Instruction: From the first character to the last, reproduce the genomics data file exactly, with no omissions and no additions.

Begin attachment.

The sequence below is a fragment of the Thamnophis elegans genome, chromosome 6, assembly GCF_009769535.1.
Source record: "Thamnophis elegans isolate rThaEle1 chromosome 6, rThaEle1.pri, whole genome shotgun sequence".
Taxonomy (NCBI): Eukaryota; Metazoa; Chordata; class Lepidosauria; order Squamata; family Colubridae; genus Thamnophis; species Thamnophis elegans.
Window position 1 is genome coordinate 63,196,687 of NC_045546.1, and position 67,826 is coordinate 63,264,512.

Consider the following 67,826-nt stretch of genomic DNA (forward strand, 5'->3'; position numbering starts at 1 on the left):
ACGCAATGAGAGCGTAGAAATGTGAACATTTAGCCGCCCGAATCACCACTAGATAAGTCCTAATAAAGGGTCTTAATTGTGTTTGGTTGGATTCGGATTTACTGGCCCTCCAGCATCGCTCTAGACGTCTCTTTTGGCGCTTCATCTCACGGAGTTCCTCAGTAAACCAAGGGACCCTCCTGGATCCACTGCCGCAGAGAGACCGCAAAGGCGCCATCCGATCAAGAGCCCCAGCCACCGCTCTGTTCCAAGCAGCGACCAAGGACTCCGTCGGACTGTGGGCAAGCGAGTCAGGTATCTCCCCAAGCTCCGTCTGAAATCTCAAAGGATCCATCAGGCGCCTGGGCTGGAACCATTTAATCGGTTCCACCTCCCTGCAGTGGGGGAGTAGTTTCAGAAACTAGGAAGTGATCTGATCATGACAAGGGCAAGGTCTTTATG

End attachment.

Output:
The sequence below is a fragment of the Thamnophis elegans genome, chromosome 6, assembly GCF_009769535.1.
Source record: "Thamnophis elegans isolate rThaEle1 chromosome 6, rThaEle1.pri, whole genome shotgun sequence".
Taxonomy (NCBI): Eukaryota; Metazoa; Chordata; class Lepidosauria; order Squamata; family Colubridae; genus Thamnophis; species Thamnophis elegans.
Window position 1 is genome coordinate 63,196,687 of NC_045546.1, and position 67,826 is coordinate 63,264,512.

Consider the following 67,826-nt stretch of genomic DNA (forward strand, 5'->3'; position numbering starts at 1 on the left):
ACGCAATGAGAGCGTAGAAATGTGAACATTTAGCCGCCCGAATCACCACTAGATAAGTCCTAATAAAGGGTCTTAATTGTGTTTGGTTGGATTCGGATTTACTGGCCCTCCAGCATCGCTCTAGACGTCTCTTTTGGCGCTTCATCTCACGGAGTTCCTCAGTAAACCAAGGGACCCTCCTGGATCCACTGCCGCAGAGAGACCGCAAAGGCGCCATCCGATCAAGAGCCCCAGCCACCGCTCTGTTCCAAGCAGCGACCAAGGACTCCGTCGGACTGTGGGCAAGCGAGTCAGGTATCTCCCCAAGCTCCGTCTGAAATCTCAAAGGATCCATCAGGCGCCTGGGCTGGAACCATTTAATCGGTTCCACCTCCCTGCAGTGGGGGAGTAGTTTCAGAAACTAGGAAGTGATCTGATCATGACAAGGGCAAGGTCTTTATG